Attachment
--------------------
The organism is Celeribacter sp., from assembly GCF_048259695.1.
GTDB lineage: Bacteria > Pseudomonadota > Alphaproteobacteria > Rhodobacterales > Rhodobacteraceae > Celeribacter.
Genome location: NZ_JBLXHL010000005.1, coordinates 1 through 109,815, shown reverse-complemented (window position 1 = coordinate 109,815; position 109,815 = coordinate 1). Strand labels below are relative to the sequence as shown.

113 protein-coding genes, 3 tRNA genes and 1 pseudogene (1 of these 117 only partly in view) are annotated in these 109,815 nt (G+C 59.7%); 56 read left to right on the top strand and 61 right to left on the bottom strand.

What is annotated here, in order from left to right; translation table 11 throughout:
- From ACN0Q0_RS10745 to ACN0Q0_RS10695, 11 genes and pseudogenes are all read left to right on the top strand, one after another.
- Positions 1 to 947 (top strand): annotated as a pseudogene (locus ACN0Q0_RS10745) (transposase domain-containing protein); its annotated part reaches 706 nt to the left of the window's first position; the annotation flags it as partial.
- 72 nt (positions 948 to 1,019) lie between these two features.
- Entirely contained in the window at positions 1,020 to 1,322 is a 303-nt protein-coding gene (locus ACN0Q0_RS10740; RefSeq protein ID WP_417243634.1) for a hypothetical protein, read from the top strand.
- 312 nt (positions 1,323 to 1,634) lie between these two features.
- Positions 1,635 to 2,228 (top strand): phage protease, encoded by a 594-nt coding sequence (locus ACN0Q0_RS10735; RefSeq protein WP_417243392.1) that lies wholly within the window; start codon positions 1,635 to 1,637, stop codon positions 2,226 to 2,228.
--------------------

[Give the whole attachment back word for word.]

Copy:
The organism is Celeribacter sp., from assembly GCF_048259695.1.
GTDB lineage: Bacteria > Pseudomonadota > Alphaproteobacteria > Rhodobacterales > Rhodobacteraceae > Celeribacter.
Genome location: NZ_JBLXHL010000005.1, coordinates 1 through 109,815, shown reverse-complemented (window position 1 = coordinate 109,815; position 109,815 = coordinate 1). Strand labels below are relative to the sequence as shown.

113 protein-coding genes, 3 tRNA genes and 1 pseudogene (1 of these 117 only partly in view) are annotated in these 109,815 nt (G+C 59.7%); 56 read left to right on the top strand and 61 right to left on the bottom strand.

What is annotated here, in order from left to right; translation table 11 throughout:
- From ACN0Q0_RS10745 to ACN0Q0_RS10695, 11 genes and pseudogenes are all read left to right on the top strand, one after another.
- Positions 1 to 947 (top strand): annotated as a pseudogene (locus ACN0Q0_RS10745) (transposase domain-containing protein); its annotated part reaches 706 nt to the left of the window's first position; the annotation flags it as partial.
- 72 nt (positions 948 to 1,019) lie between these two features.
- Entirely contained in the window at positions 1,020 to 1,322 is a 303-nt protein-coding gene (locus ACN0Q0_RS10740; RefSeq protein ID WP_417243634.1) for a hypothetical protein, read from the top strand.
- 312 nt (positions 1,323 to 1,634) lie between these two features.
- Positions 1,635 to 2,228 (top strand): phage protease, encoded by a 594-nt coding sequence (locus ACN0Q0_RS10735; RefSeq protein WP_417243392.1) that lies wholly within the window; start codon positions 1,635 to 1,637, stop codon positions 2,226 to 2,228.